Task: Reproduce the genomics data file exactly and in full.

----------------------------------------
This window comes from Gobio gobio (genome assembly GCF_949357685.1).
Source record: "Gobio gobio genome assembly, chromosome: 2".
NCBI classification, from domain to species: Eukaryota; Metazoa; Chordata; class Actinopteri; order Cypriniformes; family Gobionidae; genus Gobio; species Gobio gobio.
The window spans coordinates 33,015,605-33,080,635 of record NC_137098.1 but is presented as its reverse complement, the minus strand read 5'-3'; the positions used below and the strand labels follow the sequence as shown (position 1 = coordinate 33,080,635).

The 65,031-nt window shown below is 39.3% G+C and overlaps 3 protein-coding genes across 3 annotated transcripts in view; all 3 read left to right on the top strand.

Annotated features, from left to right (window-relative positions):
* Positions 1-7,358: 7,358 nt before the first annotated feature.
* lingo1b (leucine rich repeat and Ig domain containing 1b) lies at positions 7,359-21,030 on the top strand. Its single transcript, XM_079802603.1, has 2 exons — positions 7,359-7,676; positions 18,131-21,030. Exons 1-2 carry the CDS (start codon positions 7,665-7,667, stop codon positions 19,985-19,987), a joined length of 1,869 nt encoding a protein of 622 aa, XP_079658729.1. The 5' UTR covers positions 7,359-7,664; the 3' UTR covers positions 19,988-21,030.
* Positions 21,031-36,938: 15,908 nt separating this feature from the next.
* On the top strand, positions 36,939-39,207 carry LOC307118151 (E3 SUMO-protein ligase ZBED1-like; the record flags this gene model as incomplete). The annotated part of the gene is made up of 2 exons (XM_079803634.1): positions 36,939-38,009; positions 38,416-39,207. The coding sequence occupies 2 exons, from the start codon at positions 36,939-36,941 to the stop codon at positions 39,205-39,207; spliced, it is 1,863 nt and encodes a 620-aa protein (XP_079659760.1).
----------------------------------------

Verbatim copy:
This window comes from Gobio gobio (genome assembly GCF_949357685.1).
Source record: "Gobio gobio genome assembly, chromosome: 2".
NCBI classification, from domain to species: Eukaryota; Metazoa; Chordata; class Actinopteri; order Cypriniformes; family Gobionidae; genus Gobio; species Gobio gobio.
The window spans coordinates 33,015,605-33,080,635 of record NC_137098.1 but is presented as its reverse complement, the minus strand read 5'-3'; the positions used below and the strand labels follow the sequence as shown (position 1 = coordinate 33,080,635).

The 65,031-nt window shown below is 39.3% G+C and overlaps 3 protein-coding genes across 3 annotated transcripts in view; all 3 read left to right on the top strand.

Annotated features, from left to right (window-relative positions):
* Positions 1-7,358: 7,358 nt before the first annotated feature.
* lingo1b (leucine rich repeat and Ig domain containing 1b) lies at positions 7,359-21,030 on the top strand. Its single transcript, XM_079802603.1, has 2 exons — positions 7,359-7,676; positions 18,131-21,030. Exons 1-2 carry the CDS (start codon positions 7,665-7,667, stop codon positions 19,985-19,987), a joined length of 1,869 nt encoding a protein of 622 aa, XP_079658729.1. The 5' UTR covers positions 7,359-7,664; the 3' UTR covers positions 19,988-21,030.
* Positions 21,031-36,938: 15,908 nt separating this feature from the next.
* On the top strand, positions 36,939-39,207 carry LOC307118151 (E3 SUMO-protein ligase ZBED1-like; the record flags this gene model as incomplete). The annotated part of the gene is made up of 2 exons (XM_079803634.1): positions 36,939-38,009; positions 38,416-39,207. The coding sequence occupies 2 exons, from the start codon at positions 36,939-36,941 to the stop codon at positions 39,205-39,207; spliced, it is 1,863 nt and encodes a 620-aa protein (XP_079659760.1).